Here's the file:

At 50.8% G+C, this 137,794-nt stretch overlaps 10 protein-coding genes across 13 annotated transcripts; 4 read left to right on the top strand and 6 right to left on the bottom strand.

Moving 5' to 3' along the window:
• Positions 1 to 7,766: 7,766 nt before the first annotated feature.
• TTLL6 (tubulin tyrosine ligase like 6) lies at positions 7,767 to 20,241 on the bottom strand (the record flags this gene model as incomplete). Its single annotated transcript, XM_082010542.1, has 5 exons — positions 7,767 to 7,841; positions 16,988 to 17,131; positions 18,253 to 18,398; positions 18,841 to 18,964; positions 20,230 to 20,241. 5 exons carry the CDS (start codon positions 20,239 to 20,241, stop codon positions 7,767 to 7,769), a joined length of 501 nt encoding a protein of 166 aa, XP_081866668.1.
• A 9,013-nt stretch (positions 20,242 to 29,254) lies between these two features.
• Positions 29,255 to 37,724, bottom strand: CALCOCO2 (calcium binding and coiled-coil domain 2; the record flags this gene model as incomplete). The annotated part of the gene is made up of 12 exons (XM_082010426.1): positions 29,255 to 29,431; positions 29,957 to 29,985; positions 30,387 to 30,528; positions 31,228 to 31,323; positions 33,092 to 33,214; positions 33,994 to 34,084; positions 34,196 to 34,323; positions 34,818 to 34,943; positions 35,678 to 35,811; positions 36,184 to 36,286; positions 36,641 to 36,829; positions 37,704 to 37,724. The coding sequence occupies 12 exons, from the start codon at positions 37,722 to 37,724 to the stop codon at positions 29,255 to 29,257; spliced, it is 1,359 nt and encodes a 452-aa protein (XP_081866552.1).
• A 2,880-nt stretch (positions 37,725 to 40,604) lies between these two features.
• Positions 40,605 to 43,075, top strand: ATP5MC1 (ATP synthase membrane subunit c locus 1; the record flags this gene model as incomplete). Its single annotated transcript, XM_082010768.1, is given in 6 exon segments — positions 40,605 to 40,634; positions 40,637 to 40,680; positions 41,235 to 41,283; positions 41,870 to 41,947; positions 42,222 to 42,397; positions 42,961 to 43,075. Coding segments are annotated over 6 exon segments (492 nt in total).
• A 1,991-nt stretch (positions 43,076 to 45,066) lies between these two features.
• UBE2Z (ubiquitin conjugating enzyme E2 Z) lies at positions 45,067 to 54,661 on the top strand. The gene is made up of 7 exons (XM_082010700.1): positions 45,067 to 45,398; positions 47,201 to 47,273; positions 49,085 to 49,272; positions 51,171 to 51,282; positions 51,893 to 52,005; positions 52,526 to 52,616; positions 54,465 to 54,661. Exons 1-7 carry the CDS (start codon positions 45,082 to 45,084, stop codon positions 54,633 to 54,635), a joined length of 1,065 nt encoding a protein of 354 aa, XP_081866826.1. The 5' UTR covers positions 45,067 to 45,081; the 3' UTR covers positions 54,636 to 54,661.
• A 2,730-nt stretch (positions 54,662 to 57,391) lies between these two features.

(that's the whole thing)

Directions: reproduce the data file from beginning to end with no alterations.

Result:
At 50.8% G+C, this 137,794-nt stretch overlaps 10 protein-coding genes across 13 annotated transcripts; 4 read left to right on the top strand and 6 right to left on the bottom strand.

Moving 5' to 3' along the window:
• Positions 1 to 7,766: 7,766 nt before the first annotated feature.
• TTLL6 (tubulin tyrosine ligase like 6) lies at positions 7,767 to 20,241 on the bottom strand (the record flags this gene model as incomplete). Its single annotated transcript, XM_082010542.1, has 5 exons — positions 7,767 to 7,841; positions 16,988 to 17,131; positions 18,253 to 18,398; positions 18,841 to 18,964; positions 20,230 to 20,241. 5 exons carry the CDS (start codon positions 20,239 to 20,241, stop codon positions 7,767 to 7,769), a joined length of 501 nt encoding a protein of 166 aa, XP_081866668.1.
• A 9,013-nt stretch (positions 20,242 to 29,254) lies between these two features.
• Positions 29,255 to 37,724, bottom strand: CALCOCO2 (calcium binding and coiled-coil domain 2; the record flags this gene model as incomplete). The annotated part of the gene is made up of 12 exons (XM_082010426.1): positions 29,255 to 29,431; positions 29,957 to 29,985; positions 30,387 to 30,528; positions 31,228 to 31,323; positions 33,092 to 33,214; positions 33,994 to 34,084; positions 34,196 to 34,323; positions 34,818 to 34,943; positions 35,678 to 35,811; positions 36,184 to 36,286; positions 36,641 to 36,829; positions 37,704 to 37,724. The coding sequence occupies 12 exons, from the start codon at positions 37,722 to 37,724 to the stop codon at positions 29,255 to 29,257; spliced, it is 1,359 nt and encodes a 452-aa protein (XP_081866552.1).
• A 2,880-nt stretch (positions 37,725 to 40,604) lies between these two features.
• Positions 40,605 to 43,075, top strand: ATP5MC1 (ATP synthase membrane subunit c locus 1; the record flags this gene model as incomplete). Its single annotated transcript, XM_082010768.1, is given in 6 exon segments — positions 40,605 to 40,634; positions 40,637 to 40,680; positions 41,235 to 41,283; positions 41,870 to 41,947; positions 42,222 to 42,397; positions 42,961 to 43,075. Coding segments are annotated over 6 exon segments (492 nt in total).
• A 1,991-nt stretch (positions 43,076 to 45,066) lies between these two features.
• UBE2Z (ubiquitin conjugating enzyme E2 Z) lies at positions 45,067 to 54,661 on the top strand. The gene is made up of 7 exons (XM_082010700.1): positions 45,067 to 45,398; positions 47,201 to 47,273; positions 49,085 to 49,272; positions 51,171 to 51,282; positions 51,893 to 52,005; positions 52,526 to 52,616; positions 54,465 to 54,661. Exons 1-7 carry the CDS (start codon positions 45,082 to 45,084, stop codon positions 54,633 to 54,635), a joined length of 1,065 nt encoding a protein of 354 aa, XP_081866826.1. The 5' UTR covers positions 45,067 to 45,081; the 3' UTR covers positions 54,636 to 54,661.
• A 2,730-nt stretch (positions 54,662 to 57,391) lies between these two features.